7 Things You Didn’t Know About “Possession For Sale” Charges

What is Drug Trafficking or Possesion for Sale?

Drug trafficking is the trade or dealing of illicit drugs and/or the sale or exchange of drugs. In California, under Health and Safety code section 113511 , possession for sale of narcotics is a felony which usually carries with it prison time.

Drug trafficking charges can be the result of transporting, buying or selling of any controlled substance or illegal drug.  This includes, but is not limited to; marijuana, cocaine, methamphetamine, prescription drugs, ecstasy and hallucinogens. Unfortunately many innocent people get accused of HS 11351 when, in fact, they only possessed the drugs for personal use.

Health & Safety Code Section 11351 includes over one hundred (100) specifically named controlled substances, including, but not limited to:

Opiates & Opium Derivatives

  • Codeine methylbromide
  • Desomorphine,
  • Heroin,
  • Methyldihydromorphine,
  • Morphine methylbromide,
  • Myrophine,
  • Nicocodeine,
  • Oxycodone,
  • Hydrocodone (Vicodin),
  • Dihydrocodeine,
  • Methadone,
  • Psilocybin (mushrooms), et al.

Hallucinogenic Substances

  • Dimethoxy-Amphetamine
  • Marijuana
  • Mescaline
  • Peyote
  • Psilocybin
  • Gamma hydroxybutyric acid
  • Cocaine
  • Cocaine base
  • Fenethylline
  • Ethylamphetamine, et al.

Stimulants

  • Amphetamine,
  • Methamphetamine,
  • Dimethylamphetamine,
  • Benzphetamine,
  • Methylenedioxymethamphetamine (MDMA, ecstasy, “molly”), et al.

Depresssants

Steroids

  • Androisoxazole
  • Dihydromesterone
  • Nandrolone
  • Testosterone
  • Chorionic Gonadotropin (HGC)
  • Ketamine

How Does the Prosecutor Prove the Charge?

If you are charged with possessing cocaine (for example), a controlled substance, the prosecutor must prove the following to establish that you are guilty under Health & Safety Code 11351:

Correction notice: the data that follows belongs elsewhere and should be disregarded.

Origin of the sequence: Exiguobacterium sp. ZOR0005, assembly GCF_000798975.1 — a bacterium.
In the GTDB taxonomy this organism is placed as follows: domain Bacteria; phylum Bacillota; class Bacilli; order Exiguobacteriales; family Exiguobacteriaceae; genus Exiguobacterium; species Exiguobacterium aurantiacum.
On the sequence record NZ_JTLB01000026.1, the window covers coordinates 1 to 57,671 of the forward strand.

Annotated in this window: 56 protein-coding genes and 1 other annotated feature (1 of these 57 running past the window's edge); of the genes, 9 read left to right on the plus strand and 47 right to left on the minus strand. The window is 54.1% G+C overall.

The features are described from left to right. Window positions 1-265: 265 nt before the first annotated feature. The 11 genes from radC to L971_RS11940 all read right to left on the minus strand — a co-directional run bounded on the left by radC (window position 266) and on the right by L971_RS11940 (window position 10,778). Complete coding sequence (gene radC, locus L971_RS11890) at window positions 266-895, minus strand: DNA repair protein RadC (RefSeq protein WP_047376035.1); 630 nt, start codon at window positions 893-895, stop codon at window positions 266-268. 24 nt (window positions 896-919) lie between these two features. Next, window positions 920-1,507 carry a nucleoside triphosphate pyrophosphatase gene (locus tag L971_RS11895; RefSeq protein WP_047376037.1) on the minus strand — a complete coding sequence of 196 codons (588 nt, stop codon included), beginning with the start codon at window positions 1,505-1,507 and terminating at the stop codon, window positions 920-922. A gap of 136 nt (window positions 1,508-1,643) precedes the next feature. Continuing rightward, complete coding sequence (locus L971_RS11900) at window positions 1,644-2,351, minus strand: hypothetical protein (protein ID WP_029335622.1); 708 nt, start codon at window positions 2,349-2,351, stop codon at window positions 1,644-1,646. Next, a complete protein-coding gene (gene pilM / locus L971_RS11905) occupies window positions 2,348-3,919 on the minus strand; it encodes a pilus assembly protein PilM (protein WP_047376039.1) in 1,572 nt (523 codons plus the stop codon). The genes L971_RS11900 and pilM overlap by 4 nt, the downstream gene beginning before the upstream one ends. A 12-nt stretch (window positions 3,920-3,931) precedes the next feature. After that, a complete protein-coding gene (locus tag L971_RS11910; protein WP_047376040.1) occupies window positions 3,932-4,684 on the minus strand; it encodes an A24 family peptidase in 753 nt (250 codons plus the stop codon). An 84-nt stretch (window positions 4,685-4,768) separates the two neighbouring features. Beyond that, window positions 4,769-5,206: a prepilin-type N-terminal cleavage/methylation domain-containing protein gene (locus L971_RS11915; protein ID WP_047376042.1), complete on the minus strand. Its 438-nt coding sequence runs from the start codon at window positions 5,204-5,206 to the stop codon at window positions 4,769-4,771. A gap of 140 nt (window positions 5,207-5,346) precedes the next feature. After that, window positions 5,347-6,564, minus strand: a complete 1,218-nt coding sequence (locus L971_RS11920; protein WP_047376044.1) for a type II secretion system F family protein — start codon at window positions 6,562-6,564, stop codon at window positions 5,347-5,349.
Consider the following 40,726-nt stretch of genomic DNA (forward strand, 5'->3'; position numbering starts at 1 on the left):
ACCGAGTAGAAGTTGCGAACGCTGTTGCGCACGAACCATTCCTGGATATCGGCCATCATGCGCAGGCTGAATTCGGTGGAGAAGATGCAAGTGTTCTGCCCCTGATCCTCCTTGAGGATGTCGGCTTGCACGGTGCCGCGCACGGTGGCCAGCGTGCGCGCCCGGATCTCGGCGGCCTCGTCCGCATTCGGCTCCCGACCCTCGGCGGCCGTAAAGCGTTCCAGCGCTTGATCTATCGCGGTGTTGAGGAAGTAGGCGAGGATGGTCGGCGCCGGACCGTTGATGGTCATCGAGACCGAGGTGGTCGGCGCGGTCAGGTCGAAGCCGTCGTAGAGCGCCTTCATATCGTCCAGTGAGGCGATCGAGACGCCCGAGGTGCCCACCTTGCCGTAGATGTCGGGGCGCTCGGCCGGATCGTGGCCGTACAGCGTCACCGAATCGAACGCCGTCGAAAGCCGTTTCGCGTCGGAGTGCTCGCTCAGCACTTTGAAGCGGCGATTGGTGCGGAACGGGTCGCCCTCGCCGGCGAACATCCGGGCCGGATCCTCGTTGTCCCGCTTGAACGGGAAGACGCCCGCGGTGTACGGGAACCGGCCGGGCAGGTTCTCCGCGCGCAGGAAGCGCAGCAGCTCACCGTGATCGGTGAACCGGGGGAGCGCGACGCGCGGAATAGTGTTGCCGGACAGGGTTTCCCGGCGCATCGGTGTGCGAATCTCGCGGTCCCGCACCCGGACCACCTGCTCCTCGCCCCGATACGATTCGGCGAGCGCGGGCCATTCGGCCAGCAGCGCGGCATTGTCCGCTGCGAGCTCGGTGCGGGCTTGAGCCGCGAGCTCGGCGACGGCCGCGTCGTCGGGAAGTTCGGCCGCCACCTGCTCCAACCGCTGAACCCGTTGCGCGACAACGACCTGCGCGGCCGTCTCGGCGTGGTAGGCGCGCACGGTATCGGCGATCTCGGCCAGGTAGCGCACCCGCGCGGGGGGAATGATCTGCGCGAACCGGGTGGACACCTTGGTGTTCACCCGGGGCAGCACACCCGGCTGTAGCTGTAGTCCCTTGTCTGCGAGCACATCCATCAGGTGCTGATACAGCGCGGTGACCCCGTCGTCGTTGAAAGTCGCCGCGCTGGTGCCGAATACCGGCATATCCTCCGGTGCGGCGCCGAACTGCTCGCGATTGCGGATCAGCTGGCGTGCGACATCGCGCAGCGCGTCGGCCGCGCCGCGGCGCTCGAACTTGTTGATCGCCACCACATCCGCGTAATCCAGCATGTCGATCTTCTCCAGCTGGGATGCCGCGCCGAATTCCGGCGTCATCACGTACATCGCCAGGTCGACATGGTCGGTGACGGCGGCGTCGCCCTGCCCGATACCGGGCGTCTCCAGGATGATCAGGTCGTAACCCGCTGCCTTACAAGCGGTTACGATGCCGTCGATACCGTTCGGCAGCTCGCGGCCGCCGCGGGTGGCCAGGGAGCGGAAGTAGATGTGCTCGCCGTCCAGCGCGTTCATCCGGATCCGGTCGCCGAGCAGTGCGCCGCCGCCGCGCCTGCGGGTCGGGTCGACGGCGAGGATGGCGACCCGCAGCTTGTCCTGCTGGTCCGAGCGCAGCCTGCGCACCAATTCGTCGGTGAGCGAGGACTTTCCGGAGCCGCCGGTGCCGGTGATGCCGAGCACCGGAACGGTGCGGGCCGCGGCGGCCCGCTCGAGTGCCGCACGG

• The defendant [unlawfully] possessed a controlled substance
  • The defendant knew of its presence
  • The defendant knew of the substance’s nature or character as a controlled substance
  • When the defendant possessed the controlled substance, (he/she) intended to sell it
  • The controlled substance was (cocaine, for example)

AND

  • The controlled substance was (cocaine, for example)
myth facts
 ;Example of provable case

Lady is addicted to codeine. She is approached by John, who has a large quantity of prescription cold medicine with codeine in his possession. John offers Lady a few bottles of the prescription in exchange for sex, and Lady agrees.  Based on these circumstances, the prosecutor is likely able to prove John guilty under Health & Safety Code section 11351, in addition to a prostitution charge. This is because selling, under this charge, means exchanging a listed controlled substance for money, services, or anything of value.

 ;Example of unlikely to be proved case

Again, Lady is addicted to codeine.  She is approached by John, who instead, has a few drops left from a bottle of prescription cold medicine with codeine in his possession. John offers Lady a drop of the prescription in exchange for sex, and Lady agrees.  Based on these circumstances, the prosecutor is not likely able to prove John guilty under Health & Safety Code section 11351. This is because a usable amount is a quantity that is enough to be used by someone as a controlled substance. Useless traces or debris of a controlled substance are not usable amounts. However, a usable amount does not have to be enough, in either amount or strength, to affect the user.

Legal Defenses

You Did Not Possess The Controlled Substance

The first element of this charge is that you must possess the controlled substance. Therefore, if you did not actually possess (which means having the substance at the present moment or in hand) the controlled substance, or even constructively possess the controlled substance (which signifies storing the substance somewhere else other than on hand, but still having control over it..), then you have not committed a violation under the essence of this law.

You Did Not Intend To Sell The Controlled Substance

The similarly related Health & Safety Code section 11350 criminalizes possession of a controlled substance, however, Health & Safety Code section 11351 goes one step further – it includes intent to sell. In addition to possessing the controlled substance, you must also possess the requisite intent to sell that same controlled substance.